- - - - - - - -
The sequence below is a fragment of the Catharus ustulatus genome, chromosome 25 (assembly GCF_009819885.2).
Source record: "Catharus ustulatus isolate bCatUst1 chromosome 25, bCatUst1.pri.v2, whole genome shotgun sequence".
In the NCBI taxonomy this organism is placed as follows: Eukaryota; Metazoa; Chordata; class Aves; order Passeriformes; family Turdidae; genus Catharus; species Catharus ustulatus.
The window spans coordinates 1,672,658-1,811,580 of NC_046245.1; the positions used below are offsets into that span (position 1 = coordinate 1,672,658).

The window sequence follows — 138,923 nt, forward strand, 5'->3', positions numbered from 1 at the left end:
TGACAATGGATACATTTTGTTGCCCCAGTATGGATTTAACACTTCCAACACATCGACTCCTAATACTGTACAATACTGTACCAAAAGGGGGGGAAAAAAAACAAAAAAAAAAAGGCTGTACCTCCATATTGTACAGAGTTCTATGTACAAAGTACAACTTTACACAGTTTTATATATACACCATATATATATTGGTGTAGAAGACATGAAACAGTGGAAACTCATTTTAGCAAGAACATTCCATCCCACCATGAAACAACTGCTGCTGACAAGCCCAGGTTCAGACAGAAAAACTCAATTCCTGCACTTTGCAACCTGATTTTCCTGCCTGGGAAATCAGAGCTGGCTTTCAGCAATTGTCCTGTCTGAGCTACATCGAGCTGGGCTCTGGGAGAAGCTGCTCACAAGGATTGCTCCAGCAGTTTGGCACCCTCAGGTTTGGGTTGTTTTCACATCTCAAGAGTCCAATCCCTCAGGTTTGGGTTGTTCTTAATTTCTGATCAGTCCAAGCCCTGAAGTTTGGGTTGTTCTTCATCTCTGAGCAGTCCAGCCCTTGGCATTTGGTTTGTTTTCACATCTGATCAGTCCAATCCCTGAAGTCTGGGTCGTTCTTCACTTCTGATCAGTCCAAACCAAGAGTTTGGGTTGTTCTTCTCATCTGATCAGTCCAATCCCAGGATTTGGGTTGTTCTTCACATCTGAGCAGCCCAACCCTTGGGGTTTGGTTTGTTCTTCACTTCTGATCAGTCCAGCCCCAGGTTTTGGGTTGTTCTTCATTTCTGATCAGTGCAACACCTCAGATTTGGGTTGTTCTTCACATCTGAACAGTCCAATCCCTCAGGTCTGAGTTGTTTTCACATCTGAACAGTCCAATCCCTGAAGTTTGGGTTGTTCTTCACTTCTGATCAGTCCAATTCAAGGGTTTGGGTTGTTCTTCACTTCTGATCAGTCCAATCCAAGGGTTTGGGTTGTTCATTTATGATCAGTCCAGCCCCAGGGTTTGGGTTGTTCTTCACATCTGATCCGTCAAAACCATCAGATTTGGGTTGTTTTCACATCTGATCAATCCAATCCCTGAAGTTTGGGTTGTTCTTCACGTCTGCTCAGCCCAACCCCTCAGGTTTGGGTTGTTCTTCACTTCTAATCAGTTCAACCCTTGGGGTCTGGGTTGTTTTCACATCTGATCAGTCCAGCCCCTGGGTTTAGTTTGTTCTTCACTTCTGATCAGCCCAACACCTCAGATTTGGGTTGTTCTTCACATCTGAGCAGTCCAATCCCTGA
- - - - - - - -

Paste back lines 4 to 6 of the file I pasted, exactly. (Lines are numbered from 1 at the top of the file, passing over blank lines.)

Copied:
The window spans coordinates 1,672,658-1,811,580 of NC_046245.1; the positions used below are offsets into that span (position 1 = coordinate 1,672,658).

The window sequence follows — 138,923 nt, forward strand, 5'->3', positions numbered from 1 at the left end:
TGACAATGGATACATTTTGTTGCCCCAGTATGGATTTAACACTTCCAACACATCGACTCCTAATACTGTACAATACTGTACCAAAAGGGGGGGAAAAAAAACAAAAAAAAAAAGGCTGTACCTCCATATTGTACAGAGTTCTATGTACAAAGTACAACTTTACACAGTTTTATATATACACCATATATATATTGGTGTAGAAGACATGAAACAGTGGAAACTCATTTTAGCAAGAACATTCCATCCCACCATGAAACAACTGCTGCTGACAAGCCCAGGTTCAGACAGAAAAACTCAATTCCTGCACTTTGCAACCTGATTTTCCTGCCTGGGAAATCAGAGCTGGCTTTCAGCAATTGTCCTGTCTGAGCTACATCGAGCTGGGCTCTGGGAGAAGCTGCTCACAAGGATTGCTCCAGCAGTTTGGCACCCTCAGGTTTGGGTTGTTTTCACATCTCAAGAGTCCAATCCCTCAGGTTTGGGTTGTTCTTAATTTCTGATCAGTCCAAGCCCTGAAGTTTGGGTTGTTCTTCATCTCTGAGCAGTCCAGCCCTTGGCATTTGGTTTGTTTTCACATCTGATCAGTCCAATCCCTGAAGTCTGGGTCGTTCTTCACTTCTGATCAGTCCAAACCAAGAGTTTGGGTTGTTCTTCTCATCTGATCAGTCCAATCCCAGGATTTGGGTTGTTCTTCACATCTGAGCAGCCCAACCCTTGGGGTTTGGTTTGTTCTTCACTTCTGATCAGTCCAGCCCCAGGTTTTGGGTTGTTCTTCATTTCTGATCAGTGCAACACCTCAGATTTGGGTTGTTCTTCACATCTGAACAGTCCAATCCCTCAGGTCTGAGTTGTTTTCACATCTGAACAGTCCAATCCCTGAAGTTTGGGTTGTTCTTCACTTCTGATCAGTCCAATTCAAGGGTTTGGGTTGTTCTTCACTTCTGATCAGTCCAATCCAAGGGTTTGGGTTGTTCATTTATGATCAGTCCAGCCCCAGGGTTTGGGTTGTTCTTCACATCTGATCCGTCAAAACCATCAGATTTGGGTTGTTTTCACATCTGATCAATCCAATCCCTGAAGTTTGGGTTGTTCTTCACGTCTGCTCAGCCCAACCCCTCAGGTTTGGGTTGTTCTTCACTTCTAATCAGTTCAACCCTTGGGGTCTGGGTTGTTTTCACATCTGATCAGTCCAGCCCCTGGGTTTAGTTTGTTCTTCACTTCTGATCAGCCCAACACCTCAGATTTGGGTTGTTCTTCACATCTGAGCAGTCCAATCCCTGA